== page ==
One seizure does not signify epilepsy (up to 10% of people worldwide have one seizure during their lifetime). Epilepsy is defined as having 2 or more unprovoked seizures.
Fear, misunderstanding, discrimination and social stigma have surrounded epilepsy for centuries. This stigma continues in many countries today and can impact on the quality of life for people with the disorder and their families.
Signs and symptoms
Characteristics of seizures vary and depend on where in the brain the disturbance first starts, and how far it spreads. Temporary symptoms occur, such as loss of awareness or consciousness, and disturbances of movement, sensation (including vision, hearing and taste), mood, or other cognitive functions.
People with seizures tend to have more physical problems (such as fractures and bruising from injuries related to seizures), as well as higher rates of psychological conditions, including anxiety and depression. Similarly, the risk of premature death in people with epilepsy is up to 3 times higher than the general population, with the highest rates found in low- and middle-income countries and rural versus urban areas.
A great proportion of the causes of death related to epilepsy in low- and middle-income countries are potentially preventable, such as falls, drowning, burns and prolonged seizures.
Epilepsy is not contagious. The most common type of epilepsy, which affects 6 out of 10 people with the disorder, is called idiopathic epilepsy and has no identifiable cause.
Epilepsy with a known cause is called secondary epilepsy, or symptomatic epilepsy. The causes of secondary (or symptomatic) epilepsy could be:
- brain damage from prenatal or perinatal injuries (e.g. a loss of oxygen or trauma during birth, low birth weight),
- congenital abnormalities or genetic conditions with associated brain malformations,
- a severe head injury,
- a stroke that restricts the amount of oxygen to the brain,
- an infection of the brain such as meningitis, encephalitis, neurocysticercosis,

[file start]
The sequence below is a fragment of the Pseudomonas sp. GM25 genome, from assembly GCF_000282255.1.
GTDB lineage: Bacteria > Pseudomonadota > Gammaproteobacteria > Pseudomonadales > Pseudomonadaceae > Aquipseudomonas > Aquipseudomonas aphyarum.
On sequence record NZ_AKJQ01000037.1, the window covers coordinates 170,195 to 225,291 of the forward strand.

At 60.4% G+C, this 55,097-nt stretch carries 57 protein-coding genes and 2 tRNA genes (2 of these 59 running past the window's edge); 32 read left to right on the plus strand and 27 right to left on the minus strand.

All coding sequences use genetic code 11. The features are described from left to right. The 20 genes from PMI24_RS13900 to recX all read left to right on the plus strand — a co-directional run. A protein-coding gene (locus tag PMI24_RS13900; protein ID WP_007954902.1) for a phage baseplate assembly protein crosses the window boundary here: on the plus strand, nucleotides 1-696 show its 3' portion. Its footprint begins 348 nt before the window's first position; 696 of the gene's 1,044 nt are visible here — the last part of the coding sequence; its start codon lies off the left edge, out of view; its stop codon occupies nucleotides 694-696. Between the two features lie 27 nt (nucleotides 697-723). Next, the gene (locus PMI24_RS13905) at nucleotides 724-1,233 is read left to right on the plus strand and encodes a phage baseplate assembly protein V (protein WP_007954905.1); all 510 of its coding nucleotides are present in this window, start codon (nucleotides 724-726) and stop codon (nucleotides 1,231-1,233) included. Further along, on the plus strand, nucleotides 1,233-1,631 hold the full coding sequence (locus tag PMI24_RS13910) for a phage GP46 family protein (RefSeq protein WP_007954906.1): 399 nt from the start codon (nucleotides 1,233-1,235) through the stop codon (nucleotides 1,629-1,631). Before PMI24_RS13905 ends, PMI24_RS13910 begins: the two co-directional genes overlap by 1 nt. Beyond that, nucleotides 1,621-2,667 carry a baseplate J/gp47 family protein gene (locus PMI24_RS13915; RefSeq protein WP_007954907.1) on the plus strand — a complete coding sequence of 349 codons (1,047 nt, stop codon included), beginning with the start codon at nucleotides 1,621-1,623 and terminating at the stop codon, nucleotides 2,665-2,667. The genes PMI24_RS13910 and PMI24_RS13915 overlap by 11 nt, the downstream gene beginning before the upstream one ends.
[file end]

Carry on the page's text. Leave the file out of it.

- certain genetic syndromes,
- a brain tumor.
Epilepsy can be treated easily and affordable medication. Recent studies in both low- and middle-income countries have shown that up to 70% of children and adults with epilepsy can be successfully treated (i.e. their seizures completely controlled) with anti-epileptic drugs (AEDs). Furthermore, after 2 to 5 years of successful treatment and being seizure-free, drugs can be withdrawn in about 70% of children and 60% of adults without subsequent relapse.
Idiopathic epilepsy is not preventable. However, preventive measures can be applied to the known causes of secondary epilepsy.
- Preventing head injury is the most effective way to prevent post-traumatic epilepsy.
- Adequate perinatal care can reduce new cases of epilepsy caused by birth injury.
- The use of drugs and other methods to lower the body temperature of a feverish child can reduce the chance of febrile seizures.
- Central nervous system infections are common causes of epilepsy in tropical areas, where many low- and middle-income countries are concentrated.
- Elimination of parasites in these environments and education on how to avoid infections can be effective ways to reduce epilepsy worldwide, for example those cases due to neurocysticercosis.